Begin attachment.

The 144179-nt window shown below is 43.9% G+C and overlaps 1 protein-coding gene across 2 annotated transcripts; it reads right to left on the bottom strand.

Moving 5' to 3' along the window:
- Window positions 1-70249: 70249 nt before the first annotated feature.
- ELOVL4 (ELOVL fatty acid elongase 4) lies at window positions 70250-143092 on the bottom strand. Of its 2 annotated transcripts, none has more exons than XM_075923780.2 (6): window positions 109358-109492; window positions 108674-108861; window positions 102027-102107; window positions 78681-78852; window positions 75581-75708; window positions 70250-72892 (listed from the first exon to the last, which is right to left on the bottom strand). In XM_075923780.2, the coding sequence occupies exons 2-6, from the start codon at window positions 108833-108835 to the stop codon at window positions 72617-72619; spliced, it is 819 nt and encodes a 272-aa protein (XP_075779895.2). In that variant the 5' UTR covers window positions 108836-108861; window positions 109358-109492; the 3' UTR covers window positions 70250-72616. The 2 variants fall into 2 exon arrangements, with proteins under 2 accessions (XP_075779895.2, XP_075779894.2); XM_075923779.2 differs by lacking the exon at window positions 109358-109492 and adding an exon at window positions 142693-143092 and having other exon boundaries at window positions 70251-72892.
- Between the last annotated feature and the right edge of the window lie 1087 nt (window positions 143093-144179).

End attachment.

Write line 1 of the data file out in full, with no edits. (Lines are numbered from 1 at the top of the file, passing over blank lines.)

The 144179-nt window shown below is 43.9% G+C and overlaps 1 protein-coding gene across 2 annotated transcripts; it reads right to left on the bottom strand.